04 November, 2008

Sinking In. The Numbers Help

I've spent most of tonight staring in disbelief at post after post about our victory. It's almost too much to believe. I should have gone downtown and marched in the streets with many other deliriously happy Obama fans, but I didn't know about that little event until long after it was over.

It's okay. I've been looking at some numbers. Some glorious, beautiful numbers.

First off, states:

Obama: 27 + DC
McCain: 20
Too Close to Call: 3

Arizona disappointed me, but Indiana pulled through, and it looks like North Carolina will as well. Watching a lot of Republicon strongholds fall tonight was awe-inspiring. That map's turning bluer as we speak.

The electoral vote is delicious:

Obama: 349
McCain: 147

My darlings, this is what is known as an ass whuppin'. And it ain't over yet.

Are you ready for your eyes to pop? Check out the current popular vote total so far:

Obama: 62,202,520
McCain: 55,207,708

Obama has already won the most votes of any presidential candidate in our history. I believe this is what we like to call a "mandate."

And how about turnout? Not too shabby:

From the Politico ...

More than 130 million people turned out to vote Tuesday, the most ever to vote in a presidential election.

With ballots still being counted in some precincts into Wednesday morning, an estimated 64 percent of the electorate turned out, making 2008 the highest percentage turnout in generations.

We have at least 55 Senate seats, with at least a hope in hell of reaching that magic 60 once the close races are called.

We picked up 17 House seats, with a few more too close to call: right now, we're at 251-171, which I don't have to tell you is a rock-solid majority.

We have our majorities. We have our mandate. Now it's time for us to put them to good use.

Howard Dean's fifty-state strategy paid huge dividends. Let's keep that going. In 2012, I want to be able to drive from sea to shining sea passing through nothing but deep blue states.

Yes. We. Can.


Andre Vienne said...

Yeah. I'm glad that Dean is vindicated now, and his method was proved to work, and so successfully, as well!

Today is a good day. I feel much better now, knowing that my country decided with me.

Unfortunately, now we have to slide from annoying political lies to annoying Christmas music in stores. For the next two months.

I want my terrible politics back. At least those I didn't have to hear while shopping. <.<

george.w said...

Christmas music, I can deal with (I am hard of hearing and don't shop much!) But I am hard-pressed to express the relief that I feel this morning.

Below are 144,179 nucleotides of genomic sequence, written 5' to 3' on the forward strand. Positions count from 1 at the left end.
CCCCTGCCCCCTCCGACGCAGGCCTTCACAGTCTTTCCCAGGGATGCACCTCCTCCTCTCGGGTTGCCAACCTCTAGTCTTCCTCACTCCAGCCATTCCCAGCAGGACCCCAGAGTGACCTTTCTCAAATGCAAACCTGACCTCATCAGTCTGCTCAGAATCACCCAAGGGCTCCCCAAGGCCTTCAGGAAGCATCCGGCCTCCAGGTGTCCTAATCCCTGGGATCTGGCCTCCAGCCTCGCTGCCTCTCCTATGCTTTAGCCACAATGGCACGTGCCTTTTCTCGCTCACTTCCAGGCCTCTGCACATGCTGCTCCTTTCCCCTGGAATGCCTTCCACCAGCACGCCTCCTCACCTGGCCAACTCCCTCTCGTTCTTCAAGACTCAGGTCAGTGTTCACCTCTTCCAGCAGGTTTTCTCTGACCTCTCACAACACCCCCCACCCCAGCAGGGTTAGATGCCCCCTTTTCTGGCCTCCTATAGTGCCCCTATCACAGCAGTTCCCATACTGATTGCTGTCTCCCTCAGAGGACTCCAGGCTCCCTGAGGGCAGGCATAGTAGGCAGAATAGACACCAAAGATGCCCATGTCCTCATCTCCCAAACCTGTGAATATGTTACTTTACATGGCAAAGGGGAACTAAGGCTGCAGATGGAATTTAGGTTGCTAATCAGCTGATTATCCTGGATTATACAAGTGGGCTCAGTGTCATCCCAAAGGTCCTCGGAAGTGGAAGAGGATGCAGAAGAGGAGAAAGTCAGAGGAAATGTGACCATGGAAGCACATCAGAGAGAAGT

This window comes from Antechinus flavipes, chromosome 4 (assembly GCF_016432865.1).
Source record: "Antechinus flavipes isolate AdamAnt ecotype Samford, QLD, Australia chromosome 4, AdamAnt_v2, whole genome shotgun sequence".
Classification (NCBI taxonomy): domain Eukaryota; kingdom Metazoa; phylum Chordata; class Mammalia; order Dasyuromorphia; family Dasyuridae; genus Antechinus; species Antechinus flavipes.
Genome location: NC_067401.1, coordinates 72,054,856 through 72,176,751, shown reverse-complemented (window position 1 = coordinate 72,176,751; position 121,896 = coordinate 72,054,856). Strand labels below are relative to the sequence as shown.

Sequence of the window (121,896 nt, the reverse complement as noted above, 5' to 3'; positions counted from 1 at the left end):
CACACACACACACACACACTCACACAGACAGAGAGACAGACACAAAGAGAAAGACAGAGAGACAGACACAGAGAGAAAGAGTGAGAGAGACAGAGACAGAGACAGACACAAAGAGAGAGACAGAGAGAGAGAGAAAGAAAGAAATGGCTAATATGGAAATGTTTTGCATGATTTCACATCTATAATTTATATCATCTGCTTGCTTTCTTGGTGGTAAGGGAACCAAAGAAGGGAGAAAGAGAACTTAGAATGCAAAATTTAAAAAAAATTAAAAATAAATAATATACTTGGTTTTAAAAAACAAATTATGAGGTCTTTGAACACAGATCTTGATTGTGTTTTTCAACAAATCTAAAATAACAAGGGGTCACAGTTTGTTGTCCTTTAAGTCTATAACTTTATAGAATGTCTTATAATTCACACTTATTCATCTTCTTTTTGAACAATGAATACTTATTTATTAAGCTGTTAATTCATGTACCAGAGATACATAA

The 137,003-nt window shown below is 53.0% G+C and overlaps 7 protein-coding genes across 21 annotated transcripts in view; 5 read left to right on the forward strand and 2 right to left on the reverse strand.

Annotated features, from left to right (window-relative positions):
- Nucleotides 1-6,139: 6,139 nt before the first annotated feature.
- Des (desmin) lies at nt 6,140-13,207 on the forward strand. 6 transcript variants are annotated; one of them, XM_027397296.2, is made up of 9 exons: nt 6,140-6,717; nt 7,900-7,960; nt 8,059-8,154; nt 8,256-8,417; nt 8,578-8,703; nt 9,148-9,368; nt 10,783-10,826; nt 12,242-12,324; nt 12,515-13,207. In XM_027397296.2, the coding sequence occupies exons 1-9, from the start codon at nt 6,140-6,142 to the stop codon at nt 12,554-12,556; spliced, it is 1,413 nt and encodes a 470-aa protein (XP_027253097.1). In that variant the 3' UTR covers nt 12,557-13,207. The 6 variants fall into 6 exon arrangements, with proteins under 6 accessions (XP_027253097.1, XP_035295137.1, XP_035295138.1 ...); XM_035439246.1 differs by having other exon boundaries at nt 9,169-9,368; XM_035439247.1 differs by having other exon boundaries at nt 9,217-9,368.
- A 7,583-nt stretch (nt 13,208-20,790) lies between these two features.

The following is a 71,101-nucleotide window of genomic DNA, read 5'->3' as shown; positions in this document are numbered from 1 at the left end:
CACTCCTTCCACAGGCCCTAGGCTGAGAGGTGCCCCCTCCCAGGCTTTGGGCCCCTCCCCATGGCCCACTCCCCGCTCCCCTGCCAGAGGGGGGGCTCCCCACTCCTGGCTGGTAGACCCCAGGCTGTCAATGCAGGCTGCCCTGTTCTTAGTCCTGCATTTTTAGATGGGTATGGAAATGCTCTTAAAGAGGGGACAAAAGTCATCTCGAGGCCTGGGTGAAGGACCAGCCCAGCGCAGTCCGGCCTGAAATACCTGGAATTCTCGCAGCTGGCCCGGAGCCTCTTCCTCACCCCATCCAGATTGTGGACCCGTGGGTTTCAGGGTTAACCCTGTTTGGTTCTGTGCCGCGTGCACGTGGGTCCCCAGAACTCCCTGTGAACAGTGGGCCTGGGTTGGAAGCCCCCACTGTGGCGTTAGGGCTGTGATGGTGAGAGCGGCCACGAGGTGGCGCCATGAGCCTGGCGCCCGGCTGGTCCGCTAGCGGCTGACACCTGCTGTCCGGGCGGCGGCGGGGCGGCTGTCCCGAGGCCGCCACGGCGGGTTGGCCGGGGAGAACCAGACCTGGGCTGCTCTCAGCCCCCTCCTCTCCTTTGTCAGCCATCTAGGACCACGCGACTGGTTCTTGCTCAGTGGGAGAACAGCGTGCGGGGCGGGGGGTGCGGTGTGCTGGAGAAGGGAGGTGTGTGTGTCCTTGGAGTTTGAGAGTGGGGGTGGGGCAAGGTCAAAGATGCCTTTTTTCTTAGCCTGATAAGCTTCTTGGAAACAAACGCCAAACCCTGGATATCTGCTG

I would have scaled a hundred-foot cliff to vote for Barack. Now we are going to get some great Supreme Court justices nominated by a man why actually understands our constitution and legal system. Our standing of international leadership, squandered by the Shrub, is practically restored. Obama is surrounded by brilliant, inclusive people who understand economics, technology, and who see government as the corporation of the people instead of as a tool of the corporations. The VP-elect is a smart, tough guy who can take over if (perish the thought) necessary.

There is some bad news on the gay-rights front, but history is moving - it won't stand. This is a wonderful day, folks.

And thank you, Dana, for keeping the spotlight on during this election.

Anonymous said...

Lets not get ahead of ourselves: Prop 8 passed, Alaska re-elected a felon, Michelle Bachmann of the Anti-American rant is returning to the House. Having Obama as our next President is a damn sight better than the alternative, but this was by no means a rout of the Republicans.

Efrique said...

Yeah, Prop 8, Bachmann and Stevens certainly soured the sweet milk of hope somewhat.

Assuming Stevens loses the appeal (that's still coming, right?), what then? How is he replaced (excuse my ignorance)?

george.w said...

If Stevens loses his appeal it will be the governor's job to appoint a successor.

We will have the same distinction here in Illinois and also in Delaware. Theoretically our corrupt gov. Blagogevich could appoint himself.

Cujo359 said...

That 64 percent turnout is impressive, at least in contrast to the typical turnout. Hopefully, that will start a trend.

As anonymous mentions, there are plenty of things still to be corrected about our politics. Sixty Democratic Senators of the kind we have now would not have been a "veto proof" majority. Frankly, I find that label absurd.

Still, it's a good day. American politics are a little more open, and there will be an adult in charge for the first time in nearly a decade. That's something to be thankful for.

Efrique said...
This comment has been removed by the author.
Efrique said...

I looked it up. Alaska has a law that says the governor can't appoint a successor.

(It also has a somewhat contradictory other law, but that's Alaska for you)

george.w said...

Ah, I should have thought Alaska would be different from Illinois.